“Death’s head in the chair, the rose chair in the stagnant garden. What is the point of movement when movement indicates life and life indicates hope? I have neither life nor hope. Better then to fall in with the crumbling wainscot, to settle with the dust and be drawn up into someone’s nostrils. Daily we breathe the dead.” (Winterson 107-108)
This poetic passage from Written on the Body by Jeanette Winterson contains several significant themes from the novel. When the narrator arrives in the deteriorating cottage they banished themselves to, they look at the armchair, which is a symbol of the cliché heteronormative life they despise. The armchair represents eternal monogamy, something that they have never allowed themselves to have or want until Louise. They look at an armchair and imagine sitting in it, fading away, which is a death-like fate for them, exemplifying the novel’s theme of questioning heteronormative life. Furthermore, this quote demonstrates the novel’s themes of life, death, and the in-between. The narrator gives themselves the title of Death itself, insinuating their sorrow is so overcoming that they are not living. This brings up the question that is present throughout the novel’s latter half: What does it mean to be alive?
The first half of the novel focuses heavily on themes of sex and the external body as it details the narrator’s sexual pursuits and failed relationships. However, when the narrator discovers Louise has cancer, the structure of the novel shifts along with the theme as the narrator examines Louise’s body physiologically. The focus shifts from sex, a sign of life, to death and the deterioration of a body that was previously romanticized heavily by the narrator. The language in this passage correlates with this dichotomy of life and death, as the narrator paints the picture of a garden that was once filled with life, no longer blooming. They are hopeless and resign themselves to deteriorate with the cottage, also symbolic of their belief that the cliché life is destined to fail. The crumbling wainscot is a symbol of the inevitably crumbling life of the person who lives in the cliché house with an armchair, or at least according to the narrator. The narrator then suggests a reincarnation of sorts, claiming that death is always present in even life, reminiscent of their description of Louise’s skin “Odd to think that the piece of you I know best is already dead” (Winterson123). The narrator further blurs the lines between life and death, claiming they embody death though they are living. They stay stagnant because they don’t feel alive, and moving signifies life and thus hope, neither of which they believe to possess.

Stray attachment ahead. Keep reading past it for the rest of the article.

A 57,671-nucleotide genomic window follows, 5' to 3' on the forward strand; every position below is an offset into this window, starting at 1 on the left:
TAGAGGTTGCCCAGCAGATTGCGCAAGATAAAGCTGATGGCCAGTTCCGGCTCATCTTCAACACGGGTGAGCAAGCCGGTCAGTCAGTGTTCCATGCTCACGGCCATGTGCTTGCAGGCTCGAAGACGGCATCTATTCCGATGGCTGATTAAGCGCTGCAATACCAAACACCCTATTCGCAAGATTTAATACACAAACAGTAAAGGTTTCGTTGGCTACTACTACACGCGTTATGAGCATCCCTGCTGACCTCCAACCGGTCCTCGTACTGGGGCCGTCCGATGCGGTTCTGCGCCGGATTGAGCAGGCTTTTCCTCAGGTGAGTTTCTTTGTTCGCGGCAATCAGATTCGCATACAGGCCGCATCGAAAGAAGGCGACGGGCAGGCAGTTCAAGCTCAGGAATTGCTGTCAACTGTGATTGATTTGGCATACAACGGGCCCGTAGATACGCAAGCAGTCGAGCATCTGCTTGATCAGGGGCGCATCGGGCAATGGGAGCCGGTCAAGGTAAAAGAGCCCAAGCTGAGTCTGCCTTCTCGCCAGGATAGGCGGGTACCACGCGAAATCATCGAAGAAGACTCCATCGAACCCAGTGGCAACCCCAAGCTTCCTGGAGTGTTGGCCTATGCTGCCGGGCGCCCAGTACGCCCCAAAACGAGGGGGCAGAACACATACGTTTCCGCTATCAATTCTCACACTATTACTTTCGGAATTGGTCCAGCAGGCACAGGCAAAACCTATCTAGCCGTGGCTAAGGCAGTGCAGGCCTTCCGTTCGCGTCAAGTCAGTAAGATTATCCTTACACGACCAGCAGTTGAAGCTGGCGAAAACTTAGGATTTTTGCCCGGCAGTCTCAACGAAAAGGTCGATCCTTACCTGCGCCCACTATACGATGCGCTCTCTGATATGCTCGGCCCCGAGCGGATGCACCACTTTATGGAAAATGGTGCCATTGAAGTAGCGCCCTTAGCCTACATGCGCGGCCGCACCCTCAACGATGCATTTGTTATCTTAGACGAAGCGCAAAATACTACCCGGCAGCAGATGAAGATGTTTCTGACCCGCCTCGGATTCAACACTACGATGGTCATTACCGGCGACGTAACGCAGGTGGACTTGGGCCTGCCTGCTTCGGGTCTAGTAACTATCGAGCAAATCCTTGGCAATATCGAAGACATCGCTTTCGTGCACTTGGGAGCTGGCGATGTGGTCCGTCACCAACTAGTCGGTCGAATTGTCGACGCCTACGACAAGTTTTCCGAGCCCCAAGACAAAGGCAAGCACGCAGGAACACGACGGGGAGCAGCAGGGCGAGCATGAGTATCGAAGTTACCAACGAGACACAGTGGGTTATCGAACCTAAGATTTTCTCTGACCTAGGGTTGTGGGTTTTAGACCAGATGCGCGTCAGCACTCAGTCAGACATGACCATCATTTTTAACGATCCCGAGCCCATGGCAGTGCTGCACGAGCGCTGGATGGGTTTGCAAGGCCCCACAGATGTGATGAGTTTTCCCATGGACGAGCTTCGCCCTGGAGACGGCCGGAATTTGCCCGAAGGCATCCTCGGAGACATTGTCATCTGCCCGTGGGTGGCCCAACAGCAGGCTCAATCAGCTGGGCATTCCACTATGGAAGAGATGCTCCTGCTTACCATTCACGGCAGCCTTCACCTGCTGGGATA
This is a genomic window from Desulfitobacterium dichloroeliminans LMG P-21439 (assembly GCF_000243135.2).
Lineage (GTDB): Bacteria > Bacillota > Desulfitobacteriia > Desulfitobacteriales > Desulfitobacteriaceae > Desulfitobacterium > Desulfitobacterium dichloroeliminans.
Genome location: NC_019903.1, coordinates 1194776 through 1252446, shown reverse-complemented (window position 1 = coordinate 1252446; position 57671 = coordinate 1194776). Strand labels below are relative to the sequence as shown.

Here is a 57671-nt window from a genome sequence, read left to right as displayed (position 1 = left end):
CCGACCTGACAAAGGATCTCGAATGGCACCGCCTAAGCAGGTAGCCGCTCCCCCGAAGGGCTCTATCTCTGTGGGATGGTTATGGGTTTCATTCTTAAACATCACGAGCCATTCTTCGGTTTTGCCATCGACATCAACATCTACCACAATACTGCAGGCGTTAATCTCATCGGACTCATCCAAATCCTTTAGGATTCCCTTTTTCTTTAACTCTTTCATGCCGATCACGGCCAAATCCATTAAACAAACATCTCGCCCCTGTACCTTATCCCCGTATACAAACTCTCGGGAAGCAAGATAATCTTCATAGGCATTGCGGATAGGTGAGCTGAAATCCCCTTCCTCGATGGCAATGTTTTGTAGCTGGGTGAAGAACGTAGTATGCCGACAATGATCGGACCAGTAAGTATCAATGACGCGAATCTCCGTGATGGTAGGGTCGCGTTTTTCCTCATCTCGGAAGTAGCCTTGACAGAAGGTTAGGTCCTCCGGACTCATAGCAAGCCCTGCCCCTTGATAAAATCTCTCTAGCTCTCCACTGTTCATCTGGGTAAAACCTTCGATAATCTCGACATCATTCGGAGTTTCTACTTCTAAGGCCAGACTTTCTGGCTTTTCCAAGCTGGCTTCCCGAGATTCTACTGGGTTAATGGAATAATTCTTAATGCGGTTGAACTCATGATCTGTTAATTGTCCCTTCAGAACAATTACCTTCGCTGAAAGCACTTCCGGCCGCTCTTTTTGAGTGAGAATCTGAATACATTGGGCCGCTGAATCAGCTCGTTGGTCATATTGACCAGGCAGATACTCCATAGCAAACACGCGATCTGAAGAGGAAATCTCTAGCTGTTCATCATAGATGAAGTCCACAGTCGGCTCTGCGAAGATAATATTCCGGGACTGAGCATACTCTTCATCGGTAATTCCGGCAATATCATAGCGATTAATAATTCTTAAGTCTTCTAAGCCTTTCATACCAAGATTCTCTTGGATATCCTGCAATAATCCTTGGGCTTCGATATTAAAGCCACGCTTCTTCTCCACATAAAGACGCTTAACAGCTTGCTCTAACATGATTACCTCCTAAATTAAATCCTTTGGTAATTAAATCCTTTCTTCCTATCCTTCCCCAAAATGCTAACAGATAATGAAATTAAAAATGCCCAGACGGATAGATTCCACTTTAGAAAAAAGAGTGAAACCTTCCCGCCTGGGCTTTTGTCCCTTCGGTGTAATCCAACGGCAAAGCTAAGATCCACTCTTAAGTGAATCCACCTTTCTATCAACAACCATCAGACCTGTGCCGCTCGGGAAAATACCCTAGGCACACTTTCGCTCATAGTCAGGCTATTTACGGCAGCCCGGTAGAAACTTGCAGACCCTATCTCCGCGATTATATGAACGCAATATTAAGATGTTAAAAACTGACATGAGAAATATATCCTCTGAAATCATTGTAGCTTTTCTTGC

What it means to be alive, therefore, is not the mechanical operations of the body that the narrator examines in later sections but something much more. Something that the narrator experienced for the first time with Louise and can’t live without, possibly love. The narrator’s self-pity has led them to resign to life in the cottage, the picture of heteronormativity, perhaps as a form of self-punishment. Ironically, the cliché is still not fulfilled because they are alone, without the monogamy that they now find they desire for the first time. It’s a cliché, but a mere ghost of one, much like a stagnant garden in which the narrator sits their dying head in a rose chair.